|Sgt. John W. Strickland, European Theater of Operations, WWII, 1942-Dec. 25, 1945|
I became a traveler late in life but my wanderlust was born early, in my daddy's lap. A south Georgia country boy, he grew up on a dirt farm at English Crossing, the name given the intersection of the nearby clay road and railroad track. He told me how he would stand by the track and wave first at the engineer, then the men in the caboose. "Some day," he would declare, "I'm going to get on that train and go everywhere."
He made his first journey by train in 1942. His first stop, basic training in Nebraska. Then back across the country to Virginia. A convoy to New York, then across the Atlantic on a Liberty ship. Each time we sail past the Red Oak Victory - a floating museum docked by the factory where wartime vessels were built - I think of all who crossed in these ships. Thirty years ago, Daddy and I toured the battleship U.S.S. Alabama. I stopped to read a sign and missed him for a moment. Then I found him in front of the roll of those who'd died, tears running down his face as he searched the names. When he turned, his shoulders straightened. He left, his bearing as erect as that of the young soldier in the old photos he kept in a tattered cigar box. [Note: The old ship mentioned above, The Red Oak Victory, has been restored. If you’re interested, here’s the rest of that story: http://www.ssredoakvictory.com/index.htm.]
Daddy rarely talked about the war. If asked, he'd tell me a funny story. Once, in England, he dove under the nearest cover during a bombing raid, only to discover afterwards that he'd been lying beneath a fuel truck. Ten days before his death, I discovered that he had landed at Omaha Beach on D-Day. This rare, serious disclosure seemed, in retrospect, a foreshadowing. Only after Daddy's death would my Uncle George tell me that my dad had fought in the Battle of the Bulge.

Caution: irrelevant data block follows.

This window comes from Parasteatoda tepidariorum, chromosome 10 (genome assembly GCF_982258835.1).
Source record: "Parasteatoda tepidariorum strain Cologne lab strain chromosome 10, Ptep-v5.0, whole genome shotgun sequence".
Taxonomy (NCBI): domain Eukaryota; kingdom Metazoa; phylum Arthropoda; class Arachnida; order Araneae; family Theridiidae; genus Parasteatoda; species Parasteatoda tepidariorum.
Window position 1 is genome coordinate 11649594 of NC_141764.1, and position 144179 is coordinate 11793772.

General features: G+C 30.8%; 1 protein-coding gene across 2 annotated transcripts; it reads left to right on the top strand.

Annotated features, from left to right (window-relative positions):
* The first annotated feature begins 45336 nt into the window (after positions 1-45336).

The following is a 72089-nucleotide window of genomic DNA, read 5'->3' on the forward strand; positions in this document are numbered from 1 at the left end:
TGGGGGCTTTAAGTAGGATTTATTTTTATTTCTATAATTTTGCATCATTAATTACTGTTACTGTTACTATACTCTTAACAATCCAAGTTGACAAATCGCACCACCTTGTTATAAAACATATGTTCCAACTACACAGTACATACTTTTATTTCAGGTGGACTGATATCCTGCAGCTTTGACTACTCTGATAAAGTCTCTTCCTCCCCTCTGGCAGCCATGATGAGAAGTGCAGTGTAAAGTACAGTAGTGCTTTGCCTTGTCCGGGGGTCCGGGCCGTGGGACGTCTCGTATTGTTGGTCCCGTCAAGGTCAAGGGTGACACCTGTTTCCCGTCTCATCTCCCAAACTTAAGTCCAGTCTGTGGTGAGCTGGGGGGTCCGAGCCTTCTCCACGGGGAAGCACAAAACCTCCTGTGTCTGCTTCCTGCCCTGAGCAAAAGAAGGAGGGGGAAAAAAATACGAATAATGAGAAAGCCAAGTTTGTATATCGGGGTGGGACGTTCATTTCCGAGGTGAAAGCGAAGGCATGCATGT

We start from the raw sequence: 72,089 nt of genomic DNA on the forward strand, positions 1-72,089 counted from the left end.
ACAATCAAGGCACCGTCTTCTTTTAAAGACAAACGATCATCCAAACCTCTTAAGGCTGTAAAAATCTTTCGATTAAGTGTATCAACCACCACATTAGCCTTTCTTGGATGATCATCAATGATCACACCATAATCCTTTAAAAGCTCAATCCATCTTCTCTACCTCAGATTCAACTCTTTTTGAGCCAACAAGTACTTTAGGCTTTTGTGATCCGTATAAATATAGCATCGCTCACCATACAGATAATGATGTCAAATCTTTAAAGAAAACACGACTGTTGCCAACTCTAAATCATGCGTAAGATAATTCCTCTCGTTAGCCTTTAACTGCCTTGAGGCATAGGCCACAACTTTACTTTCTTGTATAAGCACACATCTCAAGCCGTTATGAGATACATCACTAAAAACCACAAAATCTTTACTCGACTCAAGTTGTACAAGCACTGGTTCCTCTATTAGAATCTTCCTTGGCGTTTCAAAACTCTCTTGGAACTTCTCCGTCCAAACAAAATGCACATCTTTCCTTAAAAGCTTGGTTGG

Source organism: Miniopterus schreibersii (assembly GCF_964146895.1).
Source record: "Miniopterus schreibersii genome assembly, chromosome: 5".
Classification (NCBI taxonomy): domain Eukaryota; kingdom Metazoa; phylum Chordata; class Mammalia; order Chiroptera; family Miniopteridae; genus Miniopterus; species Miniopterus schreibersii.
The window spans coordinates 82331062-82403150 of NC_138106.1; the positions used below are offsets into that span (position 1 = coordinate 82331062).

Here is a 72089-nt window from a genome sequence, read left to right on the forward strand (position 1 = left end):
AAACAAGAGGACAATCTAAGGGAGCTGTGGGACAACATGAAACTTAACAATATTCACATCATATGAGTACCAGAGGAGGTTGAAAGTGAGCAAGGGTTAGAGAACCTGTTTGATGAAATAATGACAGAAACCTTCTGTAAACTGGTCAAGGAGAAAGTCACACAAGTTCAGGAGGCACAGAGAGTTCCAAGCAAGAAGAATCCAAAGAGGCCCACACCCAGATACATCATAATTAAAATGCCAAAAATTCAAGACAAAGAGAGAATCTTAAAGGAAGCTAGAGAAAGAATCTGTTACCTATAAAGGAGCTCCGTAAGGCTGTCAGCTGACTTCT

In my family, we are not known for military prowess. My great-great-?-grandpa refused to fire his rifle in the Civil War. "Don't have any arguments with anybody" was his reply to the officer who ordered him to shoot or be shot. Grandpa fired up into a tree when the man turned his back, took a personal leave later that night, AKA AWOL, and spent the rest of the war working on a farm in Ohio. Afterwards, he returned to Georgia where he farmed peacefully for decades. Let it be noted that, during the war, his wife stood off raiders who were intent on taking the only milk cow and the chickens. Wielding a pot of boiling lye behind her skirt, she waited until just the right moment... Needless to say, her children never missed a serving of scrambled eggs or a cup of milk. In a similar vein, when asked about the war, Daddy would talk about the people he met. Loved the Brits. Loved the French. Loved the Dutch. Loved the Germans. "And someday," he would add, "I'm going back." He wanted to see the Black Forest in peacetime. To walk through Paris on a spring afternoon. To return to Normandy.